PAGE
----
Intensity is most certainly the name of the game in Fresh, a body horror thriller that starts out far more pleasant. Daisy Edgar-Jones’ Noa is tired of bad dates, and it seems like she’s finally found the right guy in Steve (Sebastian Stan). To namecheck an upcoming Jordan Peele film, “Nope.” It turns out that Steve is not who he seems, and the horrors of modern dating are taken to their extreme for an overlong period. While the ending doesn’t come together as well as one hopes, there’s too much effective work coming from these two lead performances and the ongoing terror of the situation. A streak of dark humor doesn’t hurt either.

I’m not sure more humor could have been used in Master, but this is a curious film. By default, it’s one of several social thrillers that lead to many evoking Get Out comparisons. On the one hand, it’s nice to see how much of an impact the Oscar-winning feature had. However, that also takes away from how strong an effort director Mariama Diallo, for example, puts into Master, a horror/thriller focused on just how embedded systemic racism is in predominantly white settings, such as an acclaimed New England university. Regina Hall and Zoe Renee star as a professor and a first-year student in dual narratives that occasionally become entwined. While a corruptive supernatural element is also at play, there’s far more going on under the surface to make Master a frustrating experience and one deserving more analysis. The way it surprises viewers with its choices and finds an unexpected note to end on makes the message more challenging.

Also challenging is how to accept the mockumentary-style comedy, Honk for Jesus, Save Your Soul, also starring Regina Hall. She and Sterling K. Brown portray the first lady and pastor of a prominent Southern Baptist Mega-Church looking to rebuild its congregation following revelations of a massive scandal. As with the best ways to handle this setup, there’s no real attempt to mock religion. Instead, this is all about egos and political moves made by self-serving individuals. With that said, it’s not as funny as it could be, and the film is far better when embracing the drama. Hall, in particular, features heavily in a climactic sequence that finds her outfitted in an entirely ridiculous getup while delivering some weighty dialogue. Not enough to make the entire film stronger, but there’s clearly a version of this that works.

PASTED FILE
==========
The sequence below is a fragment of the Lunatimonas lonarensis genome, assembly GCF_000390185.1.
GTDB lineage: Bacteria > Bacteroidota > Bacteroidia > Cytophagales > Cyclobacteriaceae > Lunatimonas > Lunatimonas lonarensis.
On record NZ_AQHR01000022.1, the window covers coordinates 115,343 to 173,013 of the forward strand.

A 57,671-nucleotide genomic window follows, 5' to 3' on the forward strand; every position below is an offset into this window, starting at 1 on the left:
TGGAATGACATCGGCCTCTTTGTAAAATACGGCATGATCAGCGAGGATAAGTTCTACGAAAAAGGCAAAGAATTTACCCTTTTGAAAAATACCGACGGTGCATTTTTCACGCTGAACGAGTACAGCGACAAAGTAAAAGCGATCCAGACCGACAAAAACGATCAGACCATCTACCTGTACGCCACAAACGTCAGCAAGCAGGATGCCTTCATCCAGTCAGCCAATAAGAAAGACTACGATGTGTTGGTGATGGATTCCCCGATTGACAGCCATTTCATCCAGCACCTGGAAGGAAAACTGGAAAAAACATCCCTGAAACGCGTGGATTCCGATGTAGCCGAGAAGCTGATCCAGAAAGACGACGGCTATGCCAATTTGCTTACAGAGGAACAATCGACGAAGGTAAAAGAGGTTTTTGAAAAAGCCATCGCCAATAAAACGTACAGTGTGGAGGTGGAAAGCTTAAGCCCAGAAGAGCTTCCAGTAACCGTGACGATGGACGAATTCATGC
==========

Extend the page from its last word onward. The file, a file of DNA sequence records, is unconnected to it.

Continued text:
Finding the proper balance is always key, which is what ultimately hurts Alice, a slavery drama infused with blacksploitation elements and a major twist early on that I may as well reveal, with a note to those concerned with spoilers to back away now and not look at the key still image being used to advertise the film. Keke Palmer stars as a slave in the antebellum South, who manages to escape her plantation, and quickly discover she’s actually living in the 1970s. It’s a wild concept that writer/director Krystin Ver Linden doesn’t seem fully prepared to handle. From the opening act that takes up far too much time to the tonal shift trying to embrace both Alice’s education on black history as well as the spirit of old Pam Grier movies, this high concept doesn’t quite go over with a “booyah!”

To be continued in Part II

Written by
Aaron Neuwirth is a movie fanatic and Rotten Tomatometer-approved film critic from Orange County, California. He’s a member of the Hollywood Critics Association, the Online Film Critics Society, and the Black Film Critics Circle. As an outgoing person who is always thrilled to discuss movies, he’s also a podcaster who has put far too many hours into published audio content associated with film and television. His work has been published at We Live Entertainment, Why So Blu, The Young Folks, Screen Rant, and Hi-Def Ninja.